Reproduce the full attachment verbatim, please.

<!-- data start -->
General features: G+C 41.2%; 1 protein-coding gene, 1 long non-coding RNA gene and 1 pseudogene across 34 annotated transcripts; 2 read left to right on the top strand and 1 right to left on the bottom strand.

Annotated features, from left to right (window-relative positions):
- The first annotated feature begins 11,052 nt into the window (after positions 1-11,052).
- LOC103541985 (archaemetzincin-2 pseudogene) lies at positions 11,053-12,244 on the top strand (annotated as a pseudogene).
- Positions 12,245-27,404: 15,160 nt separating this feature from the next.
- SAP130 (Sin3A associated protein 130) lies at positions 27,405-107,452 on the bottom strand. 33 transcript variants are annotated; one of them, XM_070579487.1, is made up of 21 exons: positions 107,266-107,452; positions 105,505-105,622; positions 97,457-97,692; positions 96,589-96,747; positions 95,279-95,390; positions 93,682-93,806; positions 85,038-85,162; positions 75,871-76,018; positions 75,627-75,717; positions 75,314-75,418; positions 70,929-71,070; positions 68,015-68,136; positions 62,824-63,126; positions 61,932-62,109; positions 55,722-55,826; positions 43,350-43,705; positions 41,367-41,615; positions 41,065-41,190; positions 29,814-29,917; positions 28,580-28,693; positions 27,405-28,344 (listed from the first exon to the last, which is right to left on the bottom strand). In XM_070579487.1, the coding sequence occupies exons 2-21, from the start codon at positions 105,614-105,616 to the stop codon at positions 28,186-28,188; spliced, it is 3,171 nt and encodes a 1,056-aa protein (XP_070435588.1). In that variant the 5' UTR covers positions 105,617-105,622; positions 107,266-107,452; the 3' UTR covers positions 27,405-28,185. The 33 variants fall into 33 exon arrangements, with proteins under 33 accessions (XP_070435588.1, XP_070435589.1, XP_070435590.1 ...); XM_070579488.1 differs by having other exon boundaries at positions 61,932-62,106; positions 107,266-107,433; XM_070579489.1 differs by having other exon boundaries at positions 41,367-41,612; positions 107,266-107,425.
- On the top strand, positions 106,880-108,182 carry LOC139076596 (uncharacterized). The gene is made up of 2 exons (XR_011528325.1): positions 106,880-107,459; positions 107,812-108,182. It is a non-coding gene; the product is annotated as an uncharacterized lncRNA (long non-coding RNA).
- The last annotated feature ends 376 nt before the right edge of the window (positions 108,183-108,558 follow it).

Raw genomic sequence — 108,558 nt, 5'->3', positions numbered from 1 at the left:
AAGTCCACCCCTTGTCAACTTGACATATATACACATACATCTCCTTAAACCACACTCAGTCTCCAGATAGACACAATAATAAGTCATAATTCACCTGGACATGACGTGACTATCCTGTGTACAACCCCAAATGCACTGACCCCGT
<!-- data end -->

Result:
General features: G+C 41.2%; 1 protein-coding gene, 1 long non-coding RNA gene and 1 pseudogene across 34 annotated transcripts; 2 read left to right on the top strand and 1 right to left on the bottom strand.

Annotated features, from left to right (window-relative positions):
- The first annotated feature begins 11,052 nt into the window (after positions 1-11,052).
- LOC103541985 (archaemetzincin-2 pseudogene) lies at positions 11,053-12,244 on the top strand (annotated as a pseudogene).
- Positions 12,245-27,404: 15,160 nt separating this feature from the next.
- SAP130 (Sin3A associated protein 130) lies at positions 27,405-107,452 on the bottom strand. 33 transcript variants are annotated; one of them, XM_070579487.1, is made up of 21 exons: positions 107,266-107,452; positions 105,505-105,622; positions 97,457-97,692; positions 96,589-96,747; positions 95,279-95,390; positions 93,682-93,806; positions 85,038-85,162; positions 75,871-76,018; positions 75,627-75,717; positions 75,314-75,418; positions 70,929-71,070; positions 68,015-68,136; positions 62,824-63,126; positions 61,932-62,109; positions 55,722-55,826; positions 43,350-43,705; positions 41,367-41,615; positions 41,065-41,190; positions 29,814-29,917; positions 28,580-28,693; positions 27,405-28,344 (listed from the first exon to the last, which is right to left on the bottom strand). In XM_070579487.1, the coding sequence occupies exons 2-21, from the start codon at positions 105,614-105,616 to the stop codon at positions 28,186-28,188; spliced, it is 3,171 nt and encodes a 1,056-aa protein (XP_070435588.1). In that variant the 5' UTR covers positions 105,617-105,622; positions 107,266-107,452; the 3' UTR covers positions 27,405-28,185. The 33 variants fall into 33 exon arrangements, with proteins under 33 accessions (XP_070435588.1, XP_070435589.1, XP_070435590.1 ...); XM_070579488.1 differs by having other exon boundaries at positions 61,932-62,106; positions 107,266-107,433; XM_070579489.1 differs by having other exon boundaries at positions 41,367-41,612; positions 107,266-107,425.
- On the top strand, positions 106,880-108,182 carry LOC139076596 (uncharacterized). The gene is made up of 2 exons (XR_011528325.1): positions 106,880-107,459; positions 107,812-108,182. It is a non-coding gene; the product is annotated as an uncharacterized lncRNA (long non-coding RNA).
- The last annotated feature ends 376 nt before the right edge of the window (positions 108,183-108,558 follow it).

Raw genomic sequence — 108,558 nt, 5'->3', positions numbered from 1 at the left:
AAGTCCACCCCTTGTCAACTTGACATATATACACATACATCTCCTTAAACCACACTCAGTCTCCAGATAGACACAATAATAAGTCATAATTCACCTGGACATGACGTGACTATCCTGTGTACAACCCCAAATGCACTGACCCCGT